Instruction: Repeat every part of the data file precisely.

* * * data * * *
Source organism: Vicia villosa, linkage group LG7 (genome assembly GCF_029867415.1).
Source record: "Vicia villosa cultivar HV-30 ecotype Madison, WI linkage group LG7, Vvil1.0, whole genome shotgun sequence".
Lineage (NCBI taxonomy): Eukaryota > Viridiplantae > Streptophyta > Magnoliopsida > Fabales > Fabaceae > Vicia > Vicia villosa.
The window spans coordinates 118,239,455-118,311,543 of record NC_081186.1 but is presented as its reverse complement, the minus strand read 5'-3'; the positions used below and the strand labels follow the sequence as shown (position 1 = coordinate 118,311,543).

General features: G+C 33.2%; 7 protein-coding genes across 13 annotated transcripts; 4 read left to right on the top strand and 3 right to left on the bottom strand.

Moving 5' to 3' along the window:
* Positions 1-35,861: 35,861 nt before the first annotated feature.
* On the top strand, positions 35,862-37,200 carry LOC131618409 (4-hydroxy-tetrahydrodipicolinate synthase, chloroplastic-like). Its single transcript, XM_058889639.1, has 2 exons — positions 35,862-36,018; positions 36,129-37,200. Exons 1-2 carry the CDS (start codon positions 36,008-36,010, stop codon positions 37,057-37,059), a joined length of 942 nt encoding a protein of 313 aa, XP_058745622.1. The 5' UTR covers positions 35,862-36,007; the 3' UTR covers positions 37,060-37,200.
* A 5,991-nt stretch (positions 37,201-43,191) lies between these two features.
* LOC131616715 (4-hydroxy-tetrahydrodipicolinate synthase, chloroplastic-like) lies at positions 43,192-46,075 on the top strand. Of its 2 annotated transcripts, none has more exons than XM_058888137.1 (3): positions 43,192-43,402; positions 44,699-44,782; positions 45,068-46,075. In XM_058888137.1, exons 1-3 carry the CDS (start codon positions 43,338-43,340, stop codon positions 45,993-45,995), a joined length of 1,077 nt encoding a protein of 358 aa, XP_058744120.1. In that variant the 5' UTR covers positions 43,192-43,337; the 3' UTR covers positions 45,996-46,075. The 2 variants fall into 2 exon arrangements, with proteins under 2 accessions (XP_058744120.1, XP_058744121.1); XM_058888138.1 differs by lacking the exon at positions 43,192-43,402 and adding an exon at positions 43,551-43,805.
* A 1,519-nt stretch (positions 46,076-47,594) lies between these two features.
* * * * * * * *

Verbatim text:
Source organism: Vicia villosa, linkage group LG7 (genome assembly GCF_029867415.1).
Source record: "Vicia villosa cultivar HV-30 ecotype Madison, WI linkage group LG7, Vvil1.0, whole genome shotgun sequence".
Lineage (NCBI taxonomy): Eukaryota > Viridiplantae > Streptophyta > Magnoliopsida > Fabales > Fabaceae > Vicia > Vicia villosa.
The window spans coordinates 118,239,455-118,311,543 of record NC_081186.1 but is presented as its reverse complement, the minus strand read 5'-3'; the positions used below and the strand labels follow the sequence as shown (position 1 = coordinate 118,311,543).

General features: G+C 33.2%; 7 protein-coding genes across 13 annotated transcripts; 4 read left to right on the top strand and 3 right to left on the bottom strand.

Moving 5' to 3' along the window:
* Positions 1-35,861: 35,861 nt before the first annotated feature.
* On the top strand, positions 35,862-37,200 carry LOC131618409 (4-hydroxy-tetrahydrodipicolinate synthase, chloroplastic-like). Its single transcript, XM_058889639.1, has 2 exons — positions 35,862-36,018; positions 36,129-37,200. Exons 1-2 carry the CDS (start codon positions 36,008-36,010, stop codon positions 37,057-37,059), a joined length of 942 nt encoding a protein of 313 aa, XP_058745622.1. The 5' UTR covers positions 35,862-36,007; the 3' UTR covers positions 37,060-37,200.
* A 5,991-nt stretch (positions 37,201-43,191) lies between these two features.
* LOC131616715 (4-hydroxy-tetrahydrodipicolinate synthase, chloroplastic-like) lies at positions 43,192-46,075 on the top strand. Of its 2 annotated transcripts, none has more exons than XM_058888137.1 (3): positions 43,192-43,402; positions 44,699-44,782; positions 45,068-46,075. In XM_058888137.1, exons 1-3 carry the CDS (start codon positions 43,338-43,340, stop codon positions 45,993-45,995), a joined length of 1,077 nt encoding a protein of 358 aa, XP_058744120.1. In that variant the 5' UTR covers positions 43,192-43,337; the 3' UTR covers positions 45,996-46,075. The 2 variants fall into 2 exon arrangements, with proteins under 2 accessions (XP_058744120.1, XP_058744121.1); XM_058888138.1 differs by lacking the exon at positions 43,192-43,402 and adding an exon at positions 43,551-43,805.
* A 1,519-nt stretch (positions 46,076-47,594) lies between these two features.